Listed below are some of the most frequently asked questions regarding Charter Schools. They are divided in into 3 sections, General, Charter School Myths and Enrollment Questions.
TECS provides multiple services for academic support beyond the classroom. Such services include: special education, Response to Intervention (K-3), regular tutoring, help from full-time classroom aide, and many others. The school also offers many other services. Our school psychologist operates as an instructional leader as well as a child behavior expert who readily attends to students in need. Our school counselor's work extends to each child in the school. We have a nationally recognized history competition program in which our students have consistently ranked the top in the nation. Our involved Parent Organization provides a myriad of support services in a variety of venues. Furthermore, we offer and pay for each parent to take the Parent Spalding course, an incredibly influential ten-hour course that equips parents with tools to support their children. This collective, community effort provides students with the best opportunity to achieve success.
Annual surveys administered to school stakeholders consistently return overwhelmingly positive remarks. Our parents, for instance, routinely respond with approval ratings above 95%. Though we occasionally receive suggestions, suggestions we both welcome and seek as we continually strive for improvement, the main message that we receive loud and clear is to stay the course. Our stakeholders are happy with who we are and don't want us to change. In an industry that sways back and forth from one new educational fad to another, our stakeholders appreciate our commitment to tried and true, time tested and proven instructional methods.
TECS has a long-term record of exemplary fiscal management. TECS is committed to putting both quality and quantity personnel in front of students, thus investing in people over things. The large number of high caliber teachers, aides, and other support staff have a direct correlation with the effective delivery of the school's platform and therefore student success. TECS also consistently takes a conservative, long-term approach to budgeting, exemplified by our track record of quality contingency savings. This approach has allowed the school to not only avoid layoffs during years of recession, but increase salaries and pay cash for large purchases and construction projects.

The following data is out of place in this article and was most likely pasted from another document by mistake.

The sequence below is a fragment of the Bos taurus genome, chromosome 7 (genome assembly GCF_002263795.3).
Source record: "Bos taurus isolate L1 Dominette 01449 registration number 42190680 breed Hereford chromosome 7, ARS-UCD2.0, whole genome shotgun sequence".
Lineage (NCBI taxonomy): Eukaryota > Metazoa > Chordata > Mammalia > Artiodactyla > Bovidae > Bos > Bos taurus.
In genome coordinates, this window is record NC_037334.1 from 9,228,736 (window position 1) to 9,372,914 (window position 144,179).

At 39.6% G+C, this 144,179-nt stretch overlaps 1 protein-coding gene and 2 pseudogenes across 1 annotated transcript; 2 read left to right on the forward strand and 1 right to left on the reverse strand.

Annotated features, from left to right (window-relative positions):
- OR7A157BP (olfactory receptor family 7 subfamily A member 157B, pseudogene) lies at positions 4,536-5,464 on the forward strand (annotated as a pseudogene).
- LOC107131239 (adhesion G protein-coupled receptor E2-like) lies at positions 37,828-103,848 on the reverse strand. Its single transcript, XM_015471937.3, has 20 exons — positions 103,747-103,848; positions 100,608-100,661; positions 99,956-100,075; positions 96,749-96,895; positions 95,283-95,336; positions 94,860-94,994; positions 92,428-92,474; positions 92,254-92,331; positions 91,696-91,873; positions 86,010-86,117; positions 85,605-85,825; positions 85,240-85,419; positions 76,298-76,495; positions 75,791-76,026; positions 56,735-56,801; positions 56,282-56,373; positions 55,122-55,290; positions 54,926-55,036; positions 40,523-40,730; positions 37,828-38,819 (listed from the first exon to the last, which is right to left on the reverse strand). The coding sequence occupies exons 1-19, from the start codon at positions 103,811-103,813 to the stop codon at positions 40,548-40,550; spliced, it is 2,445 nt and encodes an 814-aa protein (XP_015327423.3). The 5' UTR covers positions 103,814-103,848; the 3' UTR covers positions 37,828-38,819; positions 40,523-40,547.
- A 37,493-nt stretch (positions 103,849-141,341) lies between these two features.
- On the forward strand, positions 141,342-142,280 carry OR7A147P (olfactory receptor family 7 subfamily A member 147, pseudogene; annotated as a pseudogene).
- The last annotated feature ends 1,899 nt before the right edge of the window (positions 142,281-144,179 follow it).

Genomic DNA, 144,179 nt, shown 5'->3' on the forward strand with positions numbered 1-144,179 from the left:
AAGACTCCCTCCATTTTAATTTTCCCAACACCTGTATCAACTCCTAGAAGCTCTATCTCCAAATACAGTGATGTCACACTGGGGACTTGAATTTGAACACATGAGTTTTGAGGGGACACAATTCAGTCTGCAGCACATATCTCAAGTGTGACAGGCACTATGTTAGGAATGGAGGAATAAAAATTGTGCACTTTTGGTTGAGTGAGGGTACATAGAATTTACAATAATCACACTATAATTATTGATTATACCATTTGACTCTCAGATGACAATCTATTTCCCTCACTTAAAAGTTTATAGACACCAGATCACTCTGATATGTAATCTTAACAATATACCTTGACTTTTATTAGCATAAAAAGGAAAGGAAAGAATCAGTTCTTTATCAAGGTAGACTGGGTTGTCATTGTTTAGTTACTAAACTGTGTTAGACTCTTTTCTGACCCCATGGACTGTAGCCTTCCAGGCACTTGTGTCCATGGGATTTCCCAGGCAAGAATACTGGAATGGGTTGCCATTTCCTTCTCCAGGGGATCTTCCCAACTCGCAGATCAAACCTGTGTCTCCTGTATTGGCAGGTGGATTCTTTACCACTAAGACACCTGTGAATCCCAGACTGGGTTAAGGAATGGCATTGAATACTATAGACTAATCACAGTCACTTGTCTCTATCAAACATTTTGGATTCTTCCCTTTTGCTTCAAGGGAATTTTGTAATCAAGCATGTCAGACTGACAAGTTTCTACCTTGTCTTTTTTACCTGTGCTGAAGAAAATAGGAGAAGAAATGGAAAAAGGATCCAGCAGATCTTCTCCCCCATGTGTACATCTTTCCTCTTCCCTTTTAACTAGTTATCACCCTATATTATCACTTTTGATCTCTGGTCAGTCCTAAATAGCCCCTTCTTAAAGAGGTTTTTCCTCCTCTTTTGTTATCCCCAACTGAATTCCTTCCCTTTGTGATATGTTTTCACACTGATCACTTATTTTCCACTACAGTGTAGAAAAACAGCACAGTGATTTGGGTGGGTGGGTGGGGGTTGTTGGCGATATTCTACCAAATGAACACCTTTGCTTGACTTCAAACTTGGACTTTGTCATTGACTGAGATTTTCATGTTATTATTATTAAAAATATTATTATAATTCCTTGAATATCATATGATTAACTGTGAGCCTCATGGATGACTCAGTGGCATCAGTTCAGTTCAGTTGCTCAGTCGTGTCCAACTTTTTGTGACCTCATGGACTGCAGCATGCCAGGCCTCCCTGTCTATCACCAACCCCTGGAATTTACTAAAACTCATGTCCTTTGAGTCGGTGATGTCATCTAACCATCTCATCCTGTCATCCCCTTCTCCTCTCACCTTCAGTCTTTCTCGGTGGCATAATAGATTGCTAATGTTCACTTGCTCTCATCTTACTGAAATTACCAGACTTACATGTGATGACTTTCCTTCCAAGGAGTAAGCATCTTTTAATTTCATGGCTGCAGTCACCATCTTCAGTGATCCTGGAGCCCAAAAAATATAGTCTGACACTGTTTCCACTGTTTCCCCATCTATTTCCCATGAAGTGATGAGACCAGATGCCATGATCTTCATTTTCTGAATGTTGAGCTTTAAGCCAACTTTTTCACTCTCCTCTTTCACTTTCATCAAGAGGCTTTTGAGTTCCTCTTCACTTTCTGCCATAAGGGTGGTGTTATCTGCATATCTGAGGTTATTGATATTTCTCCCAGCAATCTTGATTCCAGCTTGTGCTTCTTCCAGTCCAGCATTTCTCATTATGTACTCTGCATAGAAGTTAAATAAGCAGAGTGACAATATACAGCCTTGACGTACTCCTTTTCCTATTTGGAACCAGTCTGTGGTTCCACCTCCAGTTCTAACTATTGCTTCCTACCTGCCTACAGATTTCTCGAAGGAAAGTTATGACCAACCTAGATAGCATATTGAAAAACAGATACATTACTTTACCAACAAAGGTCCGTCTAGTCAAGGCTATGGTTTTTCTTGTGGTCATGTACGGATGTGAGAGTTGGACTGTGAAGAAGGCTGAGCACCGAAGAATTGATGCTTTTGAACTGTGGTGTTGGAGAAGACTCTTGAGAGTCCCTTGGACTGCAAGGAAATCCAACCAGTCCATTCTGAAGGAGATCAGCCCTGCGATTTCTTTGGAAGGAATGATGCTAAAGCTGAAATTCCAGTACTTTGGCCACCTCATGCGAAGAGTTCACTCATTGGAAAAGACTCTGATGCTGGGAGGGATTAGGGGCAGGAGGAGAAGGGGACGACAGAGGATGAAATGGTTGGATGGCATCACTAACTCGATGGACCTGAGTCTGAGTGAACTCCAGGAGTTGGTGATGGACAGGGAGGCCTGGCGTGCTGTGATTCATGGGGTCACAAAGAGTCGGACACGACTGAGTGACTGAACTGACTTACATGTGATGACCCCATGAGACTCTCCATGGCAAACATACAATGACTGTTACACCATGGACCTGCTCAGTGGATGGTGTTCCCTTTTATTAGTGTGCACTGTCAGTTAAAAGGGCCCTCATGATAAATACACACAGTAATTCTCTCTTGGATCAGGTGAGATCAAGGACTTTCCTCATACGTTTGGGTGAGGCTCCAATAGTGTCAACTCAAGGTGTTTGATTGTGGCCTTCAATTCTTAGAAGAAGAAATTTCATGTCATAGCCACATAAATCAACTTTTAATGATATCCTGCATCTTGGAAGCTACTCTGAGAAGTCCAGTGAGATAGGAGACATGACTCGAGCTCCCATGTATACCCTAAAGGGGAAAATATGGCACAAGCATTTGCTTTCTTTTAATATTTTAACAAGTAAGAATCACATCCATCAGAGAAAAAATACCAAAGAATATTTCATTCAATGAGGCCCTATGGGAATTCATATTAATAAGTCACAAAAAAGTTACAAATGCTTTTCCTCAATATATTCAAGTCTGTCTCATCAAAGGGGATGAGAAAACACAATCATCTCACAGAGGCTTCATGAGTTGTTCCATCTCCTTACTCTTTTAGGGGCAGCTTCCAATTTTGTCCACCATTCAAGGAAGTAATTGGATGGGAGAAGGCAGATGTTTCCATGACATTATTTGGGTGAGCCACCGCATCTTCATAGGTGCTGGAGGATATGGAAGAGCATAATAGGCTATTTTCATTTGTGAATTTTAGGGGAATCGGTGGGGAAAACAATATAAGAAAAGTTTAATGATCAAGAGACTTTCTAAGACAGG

Yes. Both Edison North and South are accredited through AdvancEd.
No. Charter schools are public schools, funded by taxpayers, just as local district public schools. Charter schools are free to parents.
Generally, Utah charter schools are funded the same as district schools with a few exceptions, namely charter schools do not receive transportation funds and they cannot tax the public. Furthermore, local district schools retain property tax revenues for all students residing within their boundaries, regardless of their enrollment in a charter school. To help make up for these lost funds, the state has supplemented a portion for charter schools through an income tax-based fund called the Local Replacement Fund (LRF).
Charter school students must participate in the same testing that public school students do. Results are published through the USOE.
Testing is a byproduct of our instructional program rather than our focus. We do not teach to tests, including state tests. Many schools are pressured by state tests and borrow from curriculum in other subjects to prepare for them. We operate on the basis of high expectations, but do not pressure teachers or students to treat state tests any differently than our weekly and monthly assessments. The link below contains a copy of our schools' position statement of statewide assessments. The Parent Handbook also contains more information, especially regarding our TECS-specific assessment system.
Charter schools enroll children through a lottery according to state law and federal funding guidelines. Parents sign an application for enrollment and their child is entered into a lottery, from which the seats are filled. We invite parents to contact the schools for additional information.
Utah is unique in that several of the first few charter schools had a focus, such as the Jean Massieu School for the Deaf and Tuacahn High School for the Performing Arts. This created a misunderstanding that charter schools are "specialty" schools. While several charter schools do have a narrowed specialty, most simply focus on academic achievement of students. Being granted a certain amount of autonomy to use innovative instructional methods, the philosophy of a charter schools is to provide parents choices and options in the education of their children according to student need and family philosophies.
Many charter schools have uniforms or dress codes. TECS's dress code can be found here.